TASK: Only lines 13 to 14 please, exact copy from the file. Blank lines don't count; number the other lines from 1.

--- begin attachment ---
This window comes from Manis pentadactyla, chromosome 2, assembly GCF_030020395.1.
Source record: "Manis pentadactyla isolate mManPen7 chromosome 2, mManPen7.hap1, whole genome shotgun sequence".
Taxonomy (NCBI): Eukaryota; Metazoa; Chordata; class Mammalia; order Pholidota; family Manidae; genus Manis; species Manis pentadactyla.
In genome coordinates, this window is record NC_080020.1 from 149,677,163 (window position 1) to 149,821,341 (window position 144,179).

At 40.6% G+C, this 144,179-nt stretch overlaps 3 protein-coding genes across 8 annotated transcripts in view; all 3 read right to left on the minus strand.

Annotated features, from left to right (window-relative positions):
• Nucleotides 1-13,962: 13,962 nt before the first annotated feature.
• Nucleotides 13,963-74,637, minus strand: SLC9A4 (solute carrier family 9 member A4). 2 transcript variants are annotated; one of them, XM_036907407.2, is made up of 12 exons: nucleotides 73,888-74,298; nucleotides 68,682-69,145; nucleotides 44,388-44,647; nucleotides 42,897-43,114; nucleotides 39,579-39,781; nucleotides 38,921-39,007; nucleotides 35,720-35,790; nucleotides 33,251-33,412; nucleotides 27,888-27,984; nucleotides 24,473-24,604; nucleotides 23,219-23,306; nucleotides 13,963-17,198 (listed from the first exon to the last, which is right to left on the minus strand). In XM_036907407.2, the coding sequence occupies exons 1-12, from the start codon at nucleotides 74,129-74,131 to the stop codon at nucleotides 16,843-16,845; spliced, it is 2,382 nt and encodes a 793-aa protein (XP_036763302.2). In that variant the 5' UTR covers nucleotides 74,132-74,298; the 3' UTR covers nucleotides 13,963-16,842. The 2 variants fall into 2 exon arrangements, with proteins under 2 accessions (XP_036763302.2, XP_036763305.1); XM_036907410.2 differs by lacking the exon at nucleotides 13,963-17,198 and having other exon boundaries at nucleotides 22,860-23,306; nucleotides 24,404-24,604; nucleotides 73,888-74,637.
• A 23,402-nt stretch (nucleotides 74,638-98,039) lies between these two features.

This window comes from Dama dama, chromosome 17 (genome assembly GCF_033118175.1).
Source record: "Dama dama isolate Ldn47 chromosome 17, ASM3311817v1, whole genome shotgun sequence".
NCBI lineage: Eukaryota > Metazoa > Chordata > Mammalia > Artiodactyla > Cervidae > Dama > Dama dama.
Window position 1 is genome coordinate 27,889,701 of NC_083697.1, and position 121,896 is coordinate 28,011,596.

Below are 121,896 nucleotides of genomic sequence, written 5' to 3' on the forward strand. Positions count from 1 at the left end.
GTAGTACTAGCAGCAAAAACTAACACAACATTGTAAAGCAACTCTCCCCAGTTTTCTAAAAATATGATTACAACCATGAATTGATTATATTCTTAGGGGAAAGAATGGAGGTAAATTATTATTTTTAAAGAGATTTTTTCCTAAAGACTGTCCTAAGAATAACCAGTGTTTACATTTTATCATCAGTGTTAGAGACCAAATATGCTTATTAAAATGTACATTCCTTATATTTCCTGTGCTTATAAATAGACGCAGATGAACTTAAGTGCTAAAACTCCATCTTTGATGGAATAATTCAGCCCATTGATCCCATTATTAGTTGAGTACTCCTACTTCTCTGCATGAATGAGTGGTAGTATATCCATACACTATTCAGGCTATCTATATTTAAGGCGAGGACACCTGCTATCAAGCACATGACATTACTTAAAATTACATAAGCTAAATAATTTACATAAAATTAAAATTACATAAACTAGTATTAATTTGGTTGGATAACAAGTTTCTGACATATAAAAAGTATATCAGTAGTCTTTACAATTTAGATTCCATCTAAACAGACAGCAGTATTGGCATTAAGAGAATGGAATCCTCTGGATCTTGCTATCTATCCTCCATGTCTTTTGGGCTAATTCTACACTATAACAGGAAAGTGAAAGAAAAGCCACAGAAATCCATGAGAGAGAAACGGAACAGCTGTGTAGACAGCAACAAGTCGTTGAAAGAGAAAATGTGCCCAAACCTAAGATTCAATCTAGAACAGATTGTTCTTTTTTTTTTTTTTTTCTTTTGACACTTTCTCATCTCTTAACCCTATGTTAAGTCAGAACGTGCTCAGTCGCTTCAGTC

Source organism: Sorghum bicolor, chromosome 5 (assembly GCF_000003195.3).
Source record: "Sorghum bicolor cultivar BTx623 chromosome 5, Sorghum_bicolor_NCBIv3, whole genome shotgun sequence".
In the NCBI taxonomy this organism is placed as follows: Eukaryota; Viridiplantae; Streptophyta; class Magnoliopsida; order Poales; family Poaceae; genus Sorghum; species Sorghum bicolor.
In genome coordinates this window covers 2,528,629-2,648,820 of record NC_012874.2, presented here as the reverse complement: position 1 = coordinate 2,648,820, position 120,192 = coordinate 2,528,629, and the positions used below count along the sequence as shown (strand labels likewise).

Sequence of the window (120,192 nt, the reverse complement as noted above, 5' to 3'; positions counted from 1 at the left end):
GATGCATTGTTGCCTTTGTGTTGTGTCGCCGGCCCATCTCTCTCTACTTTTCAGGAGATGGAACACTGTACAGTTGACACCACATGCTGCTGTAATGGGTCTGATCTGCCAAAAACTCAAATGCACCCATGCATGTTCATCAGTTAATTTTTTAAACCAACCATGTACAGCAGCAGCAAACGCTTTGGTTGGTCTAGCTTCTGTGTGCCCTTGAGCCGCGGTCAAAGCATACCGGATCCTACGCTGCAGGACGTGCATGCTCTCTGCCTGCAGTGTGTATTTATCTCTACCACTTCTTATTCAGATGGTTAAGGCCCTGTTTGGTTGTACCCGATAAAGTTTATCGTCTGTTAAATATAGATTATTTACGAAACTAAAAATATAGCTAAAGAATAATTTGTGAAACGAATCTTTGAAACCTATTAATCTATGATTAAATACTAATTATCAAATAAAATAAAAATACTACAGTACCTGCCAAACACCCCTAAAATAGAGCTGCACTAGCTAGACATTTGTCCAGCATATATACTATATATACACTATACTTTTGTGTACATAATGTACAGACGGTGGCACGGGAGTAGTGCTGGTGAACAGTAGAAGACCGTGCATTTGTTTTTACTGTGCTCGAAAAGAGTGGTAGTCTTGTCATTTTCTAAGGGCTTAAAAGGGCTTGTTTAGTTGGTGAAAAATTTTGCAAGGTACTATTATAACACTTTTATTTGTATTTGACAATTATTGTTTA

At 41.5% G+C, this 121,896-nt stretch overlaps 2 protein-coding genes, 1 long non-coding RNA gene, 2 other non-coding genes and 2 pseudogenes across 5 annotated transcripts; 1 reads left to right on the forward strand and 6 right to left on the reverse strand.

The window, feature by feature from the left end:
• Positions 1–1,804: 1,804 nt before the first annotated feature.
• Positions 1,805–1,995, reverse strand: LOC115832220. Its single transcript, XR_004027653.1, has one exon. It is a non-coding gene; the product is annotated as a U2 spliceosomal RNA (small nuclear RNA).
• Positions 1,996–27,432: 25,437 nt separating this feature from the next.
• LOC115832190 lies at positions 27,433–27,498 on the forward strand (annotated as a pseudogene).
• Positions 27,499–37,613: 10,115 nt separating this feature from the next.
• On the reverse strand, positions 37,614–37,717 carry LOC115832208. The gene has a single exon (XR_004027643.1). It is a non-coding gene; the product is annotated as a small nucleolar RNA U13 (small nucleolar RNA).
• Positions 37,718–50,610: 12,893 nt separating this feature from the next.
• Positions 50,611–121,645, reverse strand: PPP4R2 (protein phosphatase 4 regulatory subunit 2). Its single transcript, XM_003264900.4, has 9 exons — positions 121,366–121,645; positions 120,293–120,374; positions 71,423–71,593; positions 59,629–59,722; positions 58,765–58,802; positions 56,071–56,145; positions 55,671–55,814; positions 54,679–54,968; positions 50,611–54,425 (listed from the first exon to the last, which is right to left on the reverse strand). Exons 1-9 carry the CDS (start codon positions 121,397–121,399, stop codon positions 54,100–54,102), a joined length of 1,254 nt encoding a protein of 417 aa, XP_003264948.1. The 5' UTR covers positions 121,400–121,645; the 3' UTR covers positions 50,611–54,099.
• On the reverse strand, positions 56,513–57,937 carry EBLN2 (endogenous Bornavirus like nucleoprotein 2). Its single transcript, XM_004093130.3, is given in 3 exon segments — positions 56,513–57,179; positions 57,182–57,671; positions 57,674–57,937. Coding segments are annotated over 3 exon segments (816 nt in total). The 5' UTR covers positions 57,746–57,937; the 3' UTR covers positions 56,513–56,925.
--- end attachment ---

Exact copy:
Window position 1 is genome coordinate 27,889,701 of NC_083697.1, and position 121,896 is coordinate 28,011,596.

Below are 121,896 nucleotides of genomic sequence, written 5' to 3' on the forward strand. Positions count from 1 at the left end.